Whittle debt, then shop for mortgage
QUESTION: I'm a 40-year-old single man earning $32,000. I have $30,000 in my 401(k) and $15,000 in credit-card debt. I'm saving $500 each month to buy a house. Should I wait until I have enough for a 10 percent down payment or borrow from my 401(k) account?
ANSWER: Let's set aside your down payment question for a moment. I'm more concerned about the $15,000 in credit-card debt. You didn't mention the rate of interest you're paying, but I'm guessing it's a whole lot more than the 1 percent your $500 per month savings is earning.
You also didn't mention how much you've saved for a down payment, but I think you should take nearly all that money and use it to pay down your debt. Your debt-to-income ratio is already out of whack and you might find it difficult to get a mortgage.
Conventional lenders will allow you to spend up to 36 percent of your gross monthly income on your total debt, including house payment, taxes, insurance, school loans, car loans and credit-card debt.
You're already paying a large slice of your income each month to your credit-card company. Eliminating or greatly reducing that debt will go a long way toward helping you qualify for a mortgage.
Once your debt is paid down, investigate zero-down and very-low-down-payment loans. These are available from conventional lenders as well as the FHA. You'll pay a bit more in fees with FHA, but it's easier to qualify for those loans.
Get a copy of your credit history and credit score ($12.95 from myfico.com ) and make sure your credit score is as high as possible. When you get a zero-down or low-down-payment loan, it helps to have a high credit score or you'll get soaked with higher loan fees and a higher interest rate.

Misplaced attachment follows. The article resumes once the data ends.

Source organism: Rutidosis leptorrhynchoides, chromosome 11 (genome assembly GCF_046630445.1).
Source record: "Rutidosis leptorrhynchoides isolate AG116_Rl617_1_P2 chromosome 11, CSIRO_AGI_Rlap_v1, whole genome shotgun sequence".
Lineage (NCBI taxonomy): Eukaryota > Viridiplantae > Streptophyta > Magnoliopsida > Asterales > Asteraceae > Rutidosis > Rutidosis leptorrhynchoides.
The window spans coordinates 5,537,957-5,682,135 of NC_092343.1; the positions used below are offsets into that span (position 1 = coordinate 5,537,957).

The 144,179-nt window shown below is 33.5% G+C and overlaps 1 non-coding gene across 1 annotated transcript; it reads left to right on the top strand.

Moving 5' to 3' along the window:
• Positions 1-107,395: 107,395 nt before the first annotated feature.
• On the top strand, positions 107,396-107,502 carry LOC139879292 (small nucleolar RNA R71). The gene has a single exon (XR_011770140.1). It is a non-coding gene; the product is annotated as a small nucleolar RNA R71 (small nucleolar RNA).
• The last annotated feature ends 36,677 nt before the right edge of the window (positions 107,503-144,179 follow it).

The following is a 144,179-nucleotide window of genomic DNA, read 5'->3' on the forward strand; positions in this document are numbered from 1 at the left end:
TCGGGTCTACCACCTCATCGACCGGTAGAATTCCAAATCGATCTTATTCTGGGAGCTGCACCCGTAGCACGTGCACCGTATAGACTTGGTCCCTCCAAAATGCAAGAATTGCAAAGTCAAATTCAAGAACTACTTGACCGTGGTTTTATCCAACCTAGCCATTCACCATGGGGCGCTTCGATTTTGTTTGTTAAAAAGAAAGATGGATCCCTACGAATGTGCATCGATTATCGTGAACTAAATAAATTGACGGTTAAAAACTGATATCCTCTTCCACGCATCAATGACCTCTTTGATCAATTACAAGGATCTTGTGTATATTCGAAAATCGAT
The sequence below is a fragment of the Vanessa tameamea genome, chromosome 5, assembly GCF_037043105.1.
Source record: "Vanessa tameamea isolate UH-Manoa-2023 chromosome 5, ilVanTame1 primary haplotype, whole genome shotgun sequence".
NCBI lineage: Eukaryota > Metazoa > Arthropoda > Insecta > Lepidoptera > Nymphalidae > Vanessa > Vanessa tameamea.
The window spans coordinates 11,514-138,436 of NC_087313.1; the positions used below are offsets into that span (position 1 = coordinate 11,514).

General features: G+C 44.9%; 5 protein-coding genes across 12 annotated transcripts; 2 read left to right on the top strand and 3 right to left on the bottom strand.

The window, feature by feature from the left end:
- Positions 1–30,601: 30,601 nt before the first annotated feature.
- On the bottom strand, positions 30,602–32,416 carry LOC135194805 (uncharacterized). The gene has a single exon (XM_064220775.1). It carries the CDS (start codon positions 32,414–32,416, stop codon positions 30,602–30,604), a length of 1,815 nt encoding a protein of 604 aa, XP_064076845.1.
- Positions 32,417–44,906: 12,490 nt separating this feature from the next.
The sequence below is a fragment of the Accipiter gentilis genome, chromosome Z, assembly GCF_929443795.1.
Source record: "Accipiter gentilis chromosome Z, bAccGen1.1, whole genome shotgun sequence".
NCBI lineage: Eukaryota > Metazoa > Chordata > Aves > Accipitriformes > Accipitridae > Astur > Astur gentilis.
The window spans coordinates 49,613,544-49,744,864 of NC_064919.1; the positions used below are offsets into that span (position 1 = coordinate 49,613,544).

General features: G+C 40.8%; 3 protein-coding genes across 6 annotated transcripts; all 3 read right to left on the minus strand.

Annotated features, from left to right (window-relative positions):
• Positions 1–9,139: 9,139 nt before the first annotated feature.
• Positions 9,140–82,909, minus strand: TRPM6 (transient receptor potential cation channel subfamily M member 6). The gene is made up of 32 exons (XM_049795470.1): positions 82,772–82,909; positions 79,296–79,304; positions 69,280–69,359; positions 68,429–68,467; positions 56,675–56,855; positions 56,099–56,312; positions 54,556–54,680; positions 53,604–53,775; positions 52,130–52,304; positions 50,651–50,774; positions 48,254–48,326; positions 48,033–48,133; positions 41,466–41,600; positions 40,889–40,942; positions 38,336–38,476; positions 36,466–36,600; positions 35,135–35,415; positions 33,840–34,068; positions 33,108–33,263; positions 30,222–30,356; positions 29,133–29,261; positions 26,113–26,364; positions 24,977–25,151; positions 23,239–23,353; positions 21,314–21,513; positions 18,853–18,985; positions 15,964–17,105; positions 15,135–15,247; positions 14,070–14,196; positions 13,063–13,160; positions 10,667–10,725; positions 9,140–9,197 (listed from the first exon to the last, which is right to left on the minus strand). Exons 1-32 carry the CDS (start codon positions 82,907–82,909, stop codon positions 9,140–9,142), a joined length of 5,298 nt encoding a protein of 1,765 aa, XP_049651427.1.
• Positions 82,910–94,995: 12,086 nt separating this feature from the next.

Once you have your credit history and score, visit a couple of mortgage lenders. Show them your score and ask about the zero-down and low-down-payment loan programs they offer.
Once you see what kind of mortgage you can afford on your income, you'll be able to start shopping around for a property to purchase.
Q: I'm looking into buying in a new development planned for the Orlando area. The developer has notified us of many investment limitations on the property that prevent an owner from reselling within the first three years of ownership.
The limitations include providing the developer with up to 10 percent of the selling price upon resale, as well as a 6 percent real estate commission. In addition, if the house is vacant more than 60 days after taking title or for any 15-day period thereafter, a $45 a day fee is assessed. Is this legal?
A: The question you need to ask is not whether the restrictions are legal, but why you would want to buy in such a development.
Many of the restrictions may be legal, perhaps all of them. But if you feel the restrictions are so onerous, why would you buy in such a development? If you make a profit on the resale, the seller wants to share in your profits and force you to market your unit along with the developers'.
Some of the other restrictions indicate that the developer is trying to discourage real estate speculators from purchasing in the development. While the developer has a vested interest in making sure the development is not dragged down by rampant speculation, there are other means of achieving this goal.
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